8 Juillet 2013
July 8, 2013
New challenge for Japan's nuclear regulators
Japan's nuclear regulators are facing a tough challenge as new safety regulations take effect on Monday.
The new rules make plant operators legally responsible for the first time for taking steps to prevent severe accidents.
The expertise of 80 people charged with examining power companies' applications to restart reactors is on the line.
Most of the examiners were employed by the now-defunct Nuclear and Industrial Safety Agency. The former regulator was criticized for its lack of expertise in nuclear plant operations.
Some people even called it "a slave" of the power companies it was meant to supervise.
The current Nuclear Regulation Authority must assess the safety of each reactor under the new regulations. This includes measures taken by operators to prevent severe accidents.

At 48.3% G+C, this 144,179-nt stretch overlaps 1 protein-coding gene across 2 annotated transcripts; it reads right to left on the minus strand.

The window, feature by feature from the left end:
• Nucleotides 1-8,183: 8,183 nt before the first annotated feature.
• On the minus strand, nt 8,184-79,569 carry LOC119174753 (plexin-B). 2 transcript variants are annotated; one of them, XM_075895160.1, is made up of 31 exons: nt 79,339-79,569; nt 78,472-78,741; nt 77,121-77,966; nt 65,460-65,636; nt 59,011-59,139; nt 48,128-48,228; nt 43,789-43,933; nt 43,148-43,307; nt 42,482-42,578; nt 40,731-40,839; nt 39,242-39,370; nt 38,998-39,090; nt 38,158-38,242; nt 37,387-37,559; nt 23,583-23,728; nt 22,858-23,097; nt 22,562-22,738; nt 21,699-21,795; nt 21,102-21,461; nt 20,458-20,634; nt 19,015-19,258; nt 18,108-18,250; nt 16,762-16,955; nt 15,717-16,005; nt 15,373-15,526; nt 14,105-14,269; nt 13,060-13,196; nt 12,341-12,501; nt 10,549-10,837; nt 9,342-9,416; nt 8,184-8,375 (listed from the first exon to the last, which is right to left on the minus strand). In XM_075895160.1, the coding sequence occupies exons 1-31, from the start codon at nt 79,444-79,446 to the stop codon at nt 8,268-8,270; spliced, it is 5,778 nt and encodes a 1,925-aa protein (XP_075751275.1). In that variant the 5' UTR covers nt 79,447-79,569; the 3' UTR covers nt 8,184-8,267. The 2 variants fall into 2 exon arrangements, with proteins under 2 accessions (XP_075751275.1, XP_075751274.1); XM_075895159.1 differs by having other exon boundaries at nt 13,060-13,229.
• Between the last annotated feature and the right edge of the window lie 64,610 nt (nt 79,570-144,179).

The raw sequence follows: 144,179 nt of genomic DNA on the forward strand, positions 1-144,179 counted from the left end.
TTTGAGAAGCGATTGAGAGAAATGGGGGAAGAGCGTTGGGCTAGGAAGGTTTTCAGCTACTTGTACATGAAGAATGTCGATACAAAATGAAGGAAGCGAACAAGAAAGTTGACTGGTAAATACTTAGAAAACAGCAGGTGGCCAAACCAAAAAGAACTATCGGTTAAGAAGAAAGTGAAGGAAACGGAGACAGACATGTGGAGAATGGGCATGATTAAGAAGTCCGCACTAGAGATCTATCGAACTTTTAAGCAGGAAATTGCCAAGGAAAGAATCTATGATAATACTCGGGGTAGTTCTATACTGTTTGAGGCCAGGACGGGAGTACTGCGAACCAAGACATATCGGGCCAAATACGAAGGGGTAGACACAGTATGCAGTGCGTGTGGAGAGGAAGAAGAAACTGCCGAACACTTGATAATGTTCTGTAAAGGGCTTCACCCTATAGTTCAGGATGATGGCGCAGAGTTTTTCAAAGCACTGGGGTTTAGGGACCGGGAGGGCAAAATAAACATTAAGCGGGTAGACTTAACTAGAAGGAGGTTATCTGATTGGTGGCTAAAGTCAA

The NRA is also required to explain to the public the review process and its outcomes in plain language that people can understand.
The NRA in May confirmed the existence of an active fault under the No. 2 reactor at the Tsuruga nuclear plant in Fukui Prefecture. The authority concluded the reactor is vulnerable to an earthquake and cannot be allowed to operate.
But local communities complained about a lack of transparency in the way the authority handled the matter.
Experts say the NRA needs to establish a mechanism for hearing public opinion about the review process and responding to questions.